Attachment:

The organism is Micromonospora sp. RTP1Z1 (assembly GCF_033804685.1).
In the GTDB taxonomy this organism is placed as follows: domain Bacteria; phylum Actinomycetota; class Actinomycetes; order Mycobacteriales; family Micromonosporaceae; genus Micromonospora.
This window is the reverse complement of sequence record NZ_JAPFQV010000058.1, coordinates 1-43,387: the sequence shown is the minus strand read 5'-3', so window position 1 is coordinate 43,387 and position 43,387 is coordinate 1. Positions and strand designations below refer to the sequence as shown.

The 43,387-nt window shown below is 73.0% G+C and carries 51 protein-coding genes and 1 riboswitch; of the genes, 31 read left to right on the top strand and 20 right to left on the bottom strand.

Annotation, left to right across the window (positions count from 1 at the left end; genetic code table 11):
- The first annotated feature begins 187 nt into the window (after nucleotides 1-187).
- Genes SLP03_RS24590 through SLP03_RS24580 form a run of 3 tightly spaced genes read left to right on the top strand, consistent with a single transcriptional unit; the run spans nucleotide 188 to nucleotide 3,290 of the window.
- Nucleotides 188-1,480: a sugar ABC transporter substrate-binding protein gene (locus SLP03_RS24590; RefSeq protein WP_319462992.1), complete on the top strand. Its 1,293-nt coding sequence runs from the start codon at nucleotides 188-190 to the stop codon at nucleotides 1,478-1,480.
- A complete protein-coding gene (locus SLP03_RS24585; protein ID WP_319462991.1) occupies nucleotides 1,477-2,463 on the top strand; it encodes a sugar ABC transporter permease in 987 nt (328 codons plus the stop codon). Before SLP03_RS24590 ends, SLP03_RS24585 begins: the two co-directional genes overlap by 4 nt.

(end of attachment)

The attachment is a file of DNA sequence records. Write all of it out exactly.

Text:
The organism is Micromonospora sp. RTP1Z1 (assembly GCF_033804685.1).
In the GTDB taxonomy this organism is placed as follows: domain Bacteria; phylum Actinomycetota; class Actinomycetes; order Mycobacteriales; family Micromonosporaceae; genus Micromonospora.
This window is the reverse complement of sequence record NZ_JAPFQV010000058.1, coordinates 1-43,387: the sequence shown is the minus strand read 5'-3', so window position 1 is coordinate 43,387 and position 43,387 is coordinate 1. Positions and strand designations below refer to the sequence as shown.

The 43,387-nt window shown below is 73.0% G+C and carries 51 protein-coding genes and 1 riboswitch; of the genes, 31 read left to right on the top strand and 20 right to left on the bottom strand.

Annotation, left to right across the window (positions count from 1 at the left end; genetic code table 11):
- The first annotated feature begins 187 nt into the window (after nucleotides 1-187).
- Genes SLP03_RS24590 through SLP03_RS24580 form a run of 3 tightly spaced genes read left to right on the top strand, consistent with a single transcriptional unit; the run spans nucleotide 188 to nucleotide 3,290 of the window.
- Nucleotides 188-1,480: a sugar ABC transporter substrate-binding protein gene (locus SLP03_RS24590; RefSeq protein WP_319462992.1), complete on the top strand. Its 1,293-nt coding sequence runs from the start codon at nucleotides 188-190 to the stop codon at nucleotides 1,478-1,480.
- A complete protein-coding gene (locus SLP03_RS24585; protein ID WP_319462991.1) occupies nucleotides 1,477-2,463 on the top strand; it encodes a sugar ABC transporter permease in 987 nt (328 codons plus the stop codon). Before SLP03_RS24590 ends, SLP03_RS24585 begins: the two co-directional genes overlap by 4 nt.